Cookies and the Law

Cookies are small text files that are placed on your computer by websites that you visit. They may be used to store information about you, login details, analytics…a lot of stuff that you by law have a right to know about.

If you don’t have a Cookie policy and/or an opt-in/out you are in breach of the law and you should set something up as in theory you could be fined.

This is what the ICO (an independent organisation that oversee data privacy policy) say about websites:

“To comply with the information requirements of PECR, you need to make sure users will see clear information about cookies. In any case, doing so will increase levels of user awareness and control, and also assist in gaining valid consent.

You also need to tell people about the purposes and duration of the cookies you use.

You need to provide information about cookies in such a way that the user will see it when they first visit your service. This is usually done within the cookie consent mechanism itself.

You should also provide more detailed information about cookies in a privacy or cookie policy accessed through a link within the consent mechanism and at the top or bottom of your website.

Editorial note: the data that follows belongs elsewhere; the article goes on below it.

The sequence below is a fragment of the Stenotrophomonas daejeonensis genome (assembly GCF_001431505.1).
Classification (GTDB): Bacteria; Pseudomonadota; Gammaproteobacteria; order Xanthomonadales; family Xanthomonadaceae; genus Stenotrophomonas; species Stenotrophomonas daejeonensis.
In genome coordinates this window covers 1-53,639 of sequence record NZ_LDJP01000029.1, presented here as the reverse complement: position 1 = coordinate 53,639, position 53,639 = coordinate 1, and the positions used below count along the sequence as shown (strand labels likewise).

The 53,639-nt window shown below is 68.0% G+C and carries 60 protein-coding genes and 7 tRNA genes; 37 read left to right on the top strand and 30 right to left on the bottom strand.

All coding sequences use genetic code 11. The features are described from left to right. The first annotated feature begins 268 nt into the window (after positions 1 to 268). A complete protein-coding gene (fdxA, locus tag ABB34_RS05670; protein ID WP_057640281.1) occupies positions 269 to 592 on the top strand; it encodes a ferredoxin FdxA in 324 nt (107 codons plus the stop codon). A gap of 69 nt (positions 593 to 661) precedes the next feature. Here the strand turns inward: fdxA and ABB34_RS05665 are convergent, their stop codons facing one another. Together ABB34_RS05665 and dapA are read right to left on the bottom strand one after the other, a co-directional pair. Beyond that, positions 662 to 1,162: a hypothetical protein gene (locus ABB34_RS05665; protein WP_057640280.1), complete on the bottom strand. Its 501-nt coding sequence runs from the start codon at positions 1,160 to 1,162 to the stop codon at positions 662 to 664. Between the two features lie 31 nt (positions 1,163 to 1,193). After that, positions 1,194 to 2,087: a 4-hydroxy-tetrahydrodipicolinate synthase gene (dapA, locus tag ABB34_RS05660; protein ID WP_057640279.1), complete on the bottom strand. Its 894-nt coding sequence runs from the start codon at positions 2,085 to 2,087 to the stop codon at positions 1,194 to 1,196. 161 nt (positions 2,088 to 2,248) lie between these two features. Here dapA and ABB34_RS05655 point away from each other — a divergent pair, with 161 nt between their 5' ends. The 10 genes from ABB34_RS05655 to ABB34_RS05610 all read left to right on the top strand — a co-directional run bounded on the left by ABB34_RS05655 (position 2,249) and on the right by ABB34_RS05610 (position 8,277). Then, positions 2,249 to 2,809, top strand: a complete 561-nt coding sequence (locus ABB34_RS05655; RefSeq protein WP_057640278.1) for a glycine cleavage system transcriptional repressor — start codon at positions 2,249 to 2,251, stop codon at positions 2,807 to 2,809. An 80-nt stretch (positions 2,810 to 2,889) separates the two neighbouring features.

You should consider how the design of your online service impacts on the visibility of the link to your policy. For example, a link at the bottom of a concise webpage which has no content “below the fold” will be much more visible and accessible than a link in the footer of a dense webpage of 10,000 words. In this case a link in the header would be more appropriate.”

And while considering UK law and websites, if you are a limited company you must display company details on your website and they must be in a place easily found. So many don’t, even companies that you see on LinkedIn posting on the ICO and privacy. You can be reported and in theory face a fine.